In fact, (just as would happen today with the dentist scolding the patient), in a December 1798 letter to Washington, Dr. Greenwood scolded Washington: “… the sett you sent me from Philadelphia which when I received was very black, occasioned either by your soaking them in port wine, or by your drinking it.”
But also, just like today, one finds when reading the same original letter from Dr. Greenwood, he has added a “P.S.” at the very bottom of the page that says, “Sir, the additional charge is fifteen dollars.”
Thanks to Melissa Wood, Laura Simo, and Mary V. Thompson, research historians at The Fred W. Smith National Library for the Study of George Washington at Mount Vernon Estate and Gardens, for their research assistance, guidance, and source material on this article.
/// Featured Image at Top: George Washington’s dentures. Courtesy of George Washington’s Mount Vernon.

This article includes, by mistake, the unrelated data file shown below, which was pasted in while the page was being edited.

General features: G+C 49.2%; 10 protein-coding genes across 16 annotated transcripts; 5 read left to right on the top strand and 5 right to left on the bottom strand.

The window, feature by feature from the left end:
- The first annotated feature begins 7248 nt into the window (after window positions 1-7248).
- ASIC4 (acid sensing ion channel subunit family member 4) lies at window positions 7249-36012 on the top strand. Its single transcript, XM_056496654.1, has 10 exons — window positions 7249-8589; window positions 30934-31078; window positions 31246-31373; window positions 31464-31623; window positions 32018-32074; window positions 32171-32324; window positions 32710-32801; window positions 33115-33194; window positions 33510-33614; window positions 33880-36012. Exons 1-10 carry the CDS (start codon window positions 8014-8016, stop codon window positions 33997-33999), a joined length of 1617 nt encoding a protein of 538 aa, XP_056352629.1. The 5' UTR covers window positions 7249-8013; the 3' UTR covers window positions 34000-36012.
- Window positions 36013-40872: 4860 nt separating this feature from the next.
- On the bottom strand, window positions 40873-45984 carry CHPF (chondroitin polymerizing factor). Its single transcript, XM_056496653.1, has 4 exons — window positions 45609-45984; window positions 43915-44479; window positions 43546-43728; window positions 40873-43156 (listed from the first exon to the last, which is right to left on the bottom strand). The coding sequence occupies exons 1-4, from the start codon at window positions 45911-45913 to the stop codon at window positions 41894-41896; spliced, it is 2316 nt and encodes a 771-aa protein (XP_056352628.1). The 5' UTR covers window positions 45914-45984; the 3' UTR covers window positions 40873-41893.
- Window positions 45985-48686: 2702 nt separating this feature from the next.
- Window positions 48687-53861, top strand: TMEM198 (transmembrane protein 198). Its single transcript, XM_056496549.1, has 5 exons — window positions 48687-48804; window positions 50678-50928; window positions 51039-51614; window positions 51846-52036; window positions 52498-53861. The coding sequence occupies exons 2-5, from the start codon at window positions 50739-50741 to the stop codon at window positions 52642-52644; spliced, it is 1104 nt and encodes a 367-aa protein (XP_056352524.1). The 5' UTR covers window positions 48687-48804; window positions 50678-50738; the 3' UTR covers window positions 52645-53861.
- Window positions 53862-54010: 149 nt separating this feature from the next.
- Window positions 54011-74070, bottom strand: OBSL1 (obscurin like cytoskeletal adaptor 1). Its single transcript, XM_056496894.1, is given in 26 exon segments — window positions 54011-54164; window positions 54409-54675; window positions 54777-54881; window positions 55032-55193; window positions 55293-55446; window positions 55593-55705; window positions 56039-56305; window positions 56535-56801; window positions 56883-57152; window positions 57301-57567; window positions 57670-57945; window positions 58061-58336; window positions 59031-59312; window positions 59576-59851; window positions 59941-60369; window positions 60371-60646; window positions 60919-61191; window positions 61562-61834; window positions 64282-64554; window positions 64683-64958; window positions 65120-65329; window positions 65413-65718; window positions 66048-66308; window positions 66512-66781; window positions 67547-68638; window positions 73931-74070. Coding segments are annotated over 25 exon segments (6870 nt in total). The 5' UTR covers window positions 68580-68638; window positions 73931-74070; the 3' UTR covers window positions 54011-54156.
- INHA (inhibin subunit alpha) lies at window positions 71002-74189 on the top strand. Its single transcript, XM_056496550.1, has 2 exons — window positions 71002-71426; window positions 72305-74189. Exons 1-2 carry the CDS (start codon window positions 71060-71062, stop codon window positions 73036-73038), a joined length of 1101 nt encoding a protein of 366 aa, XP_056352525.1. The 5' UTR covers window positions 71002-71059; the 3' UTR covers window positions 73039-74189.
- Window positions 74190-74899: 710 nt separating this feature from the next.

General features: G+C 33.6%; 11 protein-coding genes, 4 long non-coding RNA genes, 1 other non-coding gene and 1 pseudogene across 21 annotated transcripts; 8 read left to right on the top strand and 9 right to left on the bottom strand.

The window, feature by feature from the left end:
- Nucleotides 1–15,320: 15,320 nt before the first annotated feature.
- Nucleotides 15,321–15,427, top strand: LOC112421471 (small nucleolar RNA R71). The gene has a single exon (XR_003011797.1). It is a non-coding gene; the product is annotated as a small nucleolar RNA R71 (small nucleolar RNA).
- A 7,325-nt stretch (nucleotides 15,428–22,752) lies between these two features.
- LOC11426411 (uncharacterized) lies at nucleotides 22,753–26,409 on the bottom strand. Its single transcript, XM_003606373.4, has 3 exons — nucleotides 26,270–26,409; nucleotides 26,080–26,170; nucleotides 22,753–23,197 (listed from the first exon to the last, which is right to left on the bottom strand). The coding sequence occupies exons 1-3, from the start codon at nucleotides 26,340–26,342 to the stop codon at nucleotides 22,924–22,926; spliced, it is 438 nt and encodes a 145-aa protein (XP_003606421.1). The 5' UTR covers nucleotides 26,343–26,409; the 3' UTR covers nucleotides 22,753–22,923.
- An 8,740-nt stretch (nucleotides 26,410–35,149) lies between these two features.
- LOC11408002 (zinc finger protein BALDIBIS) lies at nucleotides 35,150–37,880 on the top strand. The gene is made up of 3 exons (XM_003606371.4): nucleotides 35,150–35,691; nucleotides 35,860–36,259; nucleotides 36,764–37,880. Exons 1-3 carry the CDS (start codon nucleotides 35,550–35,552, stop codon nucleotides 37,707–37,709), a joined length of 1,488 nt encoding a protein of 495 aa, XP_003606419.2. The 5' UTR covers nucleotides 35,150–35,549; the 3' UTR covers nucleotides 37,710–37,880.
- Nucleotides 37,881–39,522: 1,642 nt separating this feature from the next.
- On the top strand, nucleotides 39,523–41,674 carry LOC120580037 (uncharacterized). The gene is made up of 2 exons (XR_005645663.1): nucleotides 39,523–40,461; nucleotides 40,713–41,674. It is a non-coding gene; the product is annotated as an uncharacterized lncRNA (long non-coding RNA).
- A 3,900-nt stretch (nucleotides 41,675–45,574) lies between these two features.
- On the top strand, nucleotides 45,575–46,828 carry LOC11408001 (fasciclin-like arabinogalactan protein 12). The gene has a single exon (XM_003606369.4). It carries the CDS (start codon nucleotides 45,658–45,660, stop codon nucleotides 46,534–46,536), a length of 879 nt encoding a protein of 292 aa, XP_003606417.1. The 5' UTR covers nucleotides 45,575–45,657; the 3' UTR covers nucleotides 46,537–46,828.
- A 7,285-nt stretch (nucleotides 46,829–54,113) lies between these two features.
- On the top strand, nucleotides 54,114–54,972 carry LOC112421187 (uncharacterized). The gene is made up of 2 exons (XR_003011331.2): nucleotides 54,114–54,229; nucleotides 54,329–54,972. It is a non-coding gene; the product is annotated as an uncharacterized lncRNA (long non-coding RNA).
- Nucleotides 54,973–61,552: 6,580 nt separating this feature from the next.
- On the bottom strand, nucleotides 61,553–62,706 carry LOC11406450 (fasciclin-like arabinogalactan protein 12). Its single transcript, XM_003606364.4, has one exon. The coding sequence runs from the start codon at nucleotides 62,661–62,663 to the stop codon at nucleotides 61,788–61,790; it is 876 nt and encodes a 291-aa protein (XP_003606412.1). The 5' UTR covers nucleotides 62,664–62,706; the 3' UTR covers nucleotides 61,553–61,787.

Graeme Mercer Adam, et. al., George Washington: a character sketch (Milwaukee, WI: H.G. Campbell Publishing Co., 1903), 37; George Mercer to a friend, 1760, quoted in The Papers of George Washington, Colonial Series, Volume 1, edited by W.W. Abbot, Dorothy Twohig, and others (Charlottesville, Virginia: University Press of Virginia, 1988), 192n-193n; also in Henry Wiencek, An Imperfect God: George Washington, His Slaves, and the Creation of America (New York: Farrar, Straus and Giroux, 2003), 65-66.  John Adams, Diary and Autobiography of John Adams, 4 volumes, edited by L. H. Butterfield, and others (Cambridge, MA: The Belknap Press of Harvard University Press, 1961), 3:280; my thanks to Mary V. Thompson, Mount Vernon, for this citation source.  Colonial Williamsburg: audio podcast between Harmony Hunter and Laura Simo, February 20, 2012, “The Wooden Teeth That Weren’t”; http://podcast.history.org/2012/02/20/the-wooden-teeth/ (accessed October 22, 2014).  Mount Vernon Estate and Gardens: online article: http://www.mountvernon.org/george-washington/the-man-the-myth/the-trouble-with-teeth/ (accessed October 21, 2014).  “[Diary entry: 13 October 1773],” Founders Online, National Archives (http://founders.archives.gov/documents/Washington/01-03-02-0003-0020-0013 [last update: 2014-09-30]). Source: The Diaries of George Washington, vol. 3, 1 January 1771–5 November 1781, ed. Donald Jackson. Charlottesville: University Press of Virginia, 1978, p. 209. (accessed October 26, 2014).  Frank E. Grizzard Jr., George Washington: A Biographical Companion (Santa Barbara, CA: ABC-CLIO, Inc., 2002), 103.  George Washington to Dr. Baker, May 29, 1781, New Windsor; from the Gold Star Collection of the Clements Library; http://clements.umich.edu/exhibits/online/spies/letter-1781may29.html ; (accessed October 24, 2014).  Ron Chernow, Washington: A Life (New York, the Penguin Press, 2010), 438; also James Thomas Flexner, George Washington (New York City: Little, Brown and Company, 1965), 2:500.  “To George Washington from Jean Le Mayeur, 20 January 1784,” Founders Online, National Archives (http://founders.archives.gov/documents/Washington/04-01-02-0044 [last update: 2014-09-30]). Source: The Papers of George Washington, Confederation Series, vol. 1, 1 January 1784 – 17 July 1784, ed. W. W. Abbot (Charlottesville: University Press of Virginia, 1992), 63–64; (accessed October 26, 2014).  “From George Washington to Richard Varick, 22 February 1784,” Founders Online, National Archives (http://founders.archives.gov/documents/Washington/04-01-02-0110 [last update: 2014-09-30]). Source: The Papers of George Washington, Confederation Series, vol. 1, 1 January 1784 – 17 July 1784, ed. W. W. Abbot (Charlottesville: University Press of Virginia, 1992), 148–149; (accessed October 26, 2014).  “September ,” Founders Online, National Archives (http://founders.archives.gov/documents/Washington/01-04-02-0002-0009 [last update: 2014-09-30]). Source: The Diaries of George Washington, vol. 4, 1 September 1784 – 30 June 1786, ed. Donald Jackson and Dorothy Twohig (Charlottesville: University Press of Virginia, 1978), 189–200; (accessed October 26, 2014).  Selling of teeth by the poor and “Negroes” back then was akin to homeless people selling their blood today. Chernow, Washington: A Life, 438; also from Peter R. Henriques, Realistic Visionary: A Portrait of George Washington (Charlottesville, VA: University of Virginia Press, 2006), 154.  Chernow, Washington: A Life, 438-439.  George Washington to John Greenwood, January 20, 1797, Philadelphia; The writings of George Washington, from the original manuscript sources, vol. 35, John C. Fitzpatrick, ed., http://etext.lib.virginia.edu/washington/; also from George Washington, Writings, John Rodehamel, ed. (New York: Library of America, 1997), 986.  “From George Washington to John Greenwood, 25 January 1797,” Founders Online, National Archives (http://founders.archives.gov/documents/Washington/99-01-02-00220 [last update: 2014-09-30]). Source: “this is an Early Access document from The Papers of George Washington. It is not an authoritative final version”; (accessed October 26, 2014).  “From George Washington to John Greenwood, 25 January 1797,” Founders Online.  To say it mildly, Stuart and Washington did not get along. Washington did not like to sit still and be stared at for hours at a time by any painter. But Stuart, who felt painters were superior to everyone else, engaged his subjects with “showy and outrageous talk.” Washington hated that even more and the two aimed barbed words at each other during their sittings. “But it may well be that Stuart, who angrily used General Knox’s portrait as the door of his pigsty, was motivated in his relationship with Washington also by rage. No other man’s rage did Washington’s historical image more harm.” James Thomas Flexner, Washington – The Indispensable Man (New York: Little, Brown and Company, 1974), 339-340.  This lower denture is in the National Museum of Dentistry, Baltimore, MD; another lower jaw denture is at the New York Academy of Medicine.  This upper denture is on display at the National Museum of American History – Smithsonian Institution.  This famous full denture set came to light in approximately 1820, according to Mount Vernon associate curator Laura Simo. The dentures were inside a studded packing crate (marked #34) along with other clothing worn by George and Martha Washington. The packing crate and materials was donated by Martha Washington’s oldest granddaughter, Eliza Parke Custis Law (1776-1831). http://www.c-span.org/video/?295393-1/mount-vernon-collections-storage-area (accessed October 24, 2014).  Dr. Greenwood’s locket of Washington’s last tooth is at the Fraunces Tavern Museum of the New York State Sons of the Revolution in New York City.  Thomas Jefferson, Political Writings, ed., Joyce Appleby and Terence Ball (London: Cambridge University Press, 1999); 40.  Chernow, Washington: A Life, 609.  “Nelly” Custis (Lewis), quoted in Dining With the Washingtons: Historic Recipes, Entertainment, and Hospitality From Mount Vernon (Chapel Hill: UNC Press Books, 2011), 38, also in http://www.mountvernon.org/research-collections/digital-encyclopedia/article/hoecakes-and-honey/ (accessed October 24, 2014).  Julian Ursyn Niemcewicz, entry for June 5, 1798, in Under Their Vine and Fig Tree: Travels Through America in 1797-1799, 1805, with some further account of life in New Jersey, translated and edited by Metchie J. E. Budka (Elizabeth, NJ: Published as Volume XIV in the Collections of The New Jersey Historical Society at Newark by The Grassman Publishing Company, 1965), 102-103; my thanks to Mary V. Thompson, Mount Vernon, for this citation source.  “[Diary entry: 18 January 1790],” Founders Online, National Archives (http://founders.archives.gov/documents/Washington/01-06-02-0001-0001-0018 [last update: 2014-09-30]). Source: The Diaries of George Washington, vol. 6, 1 January 1790 – 13 December 1799, ed. Donald Jackson and Dorothy Twohig (Charlottesville: University Press of Virginia, 1979), 9; (accessed October 26, 2014).  George Washington to John Greenwood, December 7, 1798, W.W. Abbot and Dorothy Twohig, eds. The Papers of George Washington: Retirement Series, 4 vols. (Charlottesville, VA., 1998-1999), 3:245.  “It was finally necessary to have them extracted from one jaw and replaced with a set of artificial teeth made of ‘seahorse’ (hippopotamus) ivory.” New York, March 1790; Stephen Decatur Jr., Private Affairs of George Washington from the Records and Accounts of Tobias Lear Esquire, His Secretary (Boston: Houghton-Mifflin, 1933), 124.  http://www.mountvernon.org/research-collections/digital-encyclopedia/article/wooden-teeth-myth/ (accessed October 24, 2014).  John Greenwood to George Washington, New York, December 28, 1798; from the Collection of Mr. William Alexander Smith; Magazine of American History with Notes and Queries, vol. XVI, ed. Martha J. Lamb (New York City: Historical Publication Company, 1886), 294.  John Greenwood to George Washington, New York, December 28, 1798; from the Collection of Mr. William Alexander Smith; Magazine of American History with Notes and Queries, vol. XVI, ed. Martha J. Lamb, (New York City: Historical Publication Company, 1886), 295.